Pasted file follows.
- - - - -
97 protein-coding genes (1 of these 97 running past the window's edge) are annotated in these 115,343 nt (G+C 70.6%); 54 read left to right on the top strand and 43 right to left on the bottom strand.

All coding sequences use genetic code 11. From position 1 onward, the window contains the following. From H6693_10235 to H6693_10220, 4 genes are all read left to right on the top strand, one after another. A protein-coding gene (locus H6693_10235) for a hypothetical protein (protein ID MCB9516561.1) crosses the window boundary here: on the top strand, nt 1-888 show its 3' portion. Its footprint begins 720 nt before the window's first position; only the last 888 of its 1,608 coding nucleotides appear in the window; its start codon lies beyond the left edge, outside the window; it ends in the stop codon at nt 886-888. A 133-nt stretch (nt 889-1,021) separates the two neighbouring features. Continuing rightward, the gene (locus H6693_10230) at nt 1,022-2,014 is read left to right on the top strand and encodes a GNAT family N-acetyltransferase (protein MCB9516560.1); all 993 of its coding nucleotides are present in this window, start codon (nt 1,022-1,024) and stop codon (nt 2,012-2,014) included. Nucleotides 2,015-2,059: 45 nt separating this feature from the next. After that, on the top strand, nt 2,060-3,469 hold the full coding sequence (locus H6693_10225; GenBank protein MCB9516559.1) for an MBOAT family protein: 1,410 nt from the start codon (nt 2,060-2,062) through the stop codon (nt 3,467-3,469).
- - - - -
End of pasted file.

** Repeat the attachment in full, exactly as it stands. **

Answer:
97 protein-coding genes (1 of these 97 running past the window's edge) are annotated in these 115,343 nt (G+C 70.6%); 54 read left to right on the top strand and 43 right to left on the bottom strand.

All coding sequences use genetic code 11. From position 1 onward, the window contains the following. From H6693_10235 to H6693_10220, 4 genes are all read left to right on the top strand, one after another. A protein-coding gene (locus H6693_10235) for a hypothetical protein (protein ID MCB9516561.1) crosses the window boundary here: on the top strand, nt 1-888 show its 3' portion. Its footprint begins 720 nt before the window's first position; only the last 888 of its 1,608 coding nucleotides appear in the window; its start codon lies beyond the left edge, outside the window; it ends in the stop codon at nt 886-888. A 133-nt stretch (nt 889-1,021) separates the two neighbouring features. Continuing rightward, the gene (locus H6693_10230) at nt 1,022-2,014 is read left to right on the top strand and encodes a GNAT family N-acetyltransferase (protein MCB9516560.1); all 993 of its coding nucleotides are present in this window, start codon (nt 1,022-1,024) and stop codon (nt 2,012-2,014) included. Nucleotides 2,015-2,059: 45 nt separating this feature from the next. After that, on the top strand, nt 2,060-3,469 hold the full coding sequence (locus H6693_10225; GenBank protein MCB9516559.1) for an MBOAT family protein: 1,410 nt from the start codon (nt 2,060-2,062) through the stop codon (nt 3,467-3,469).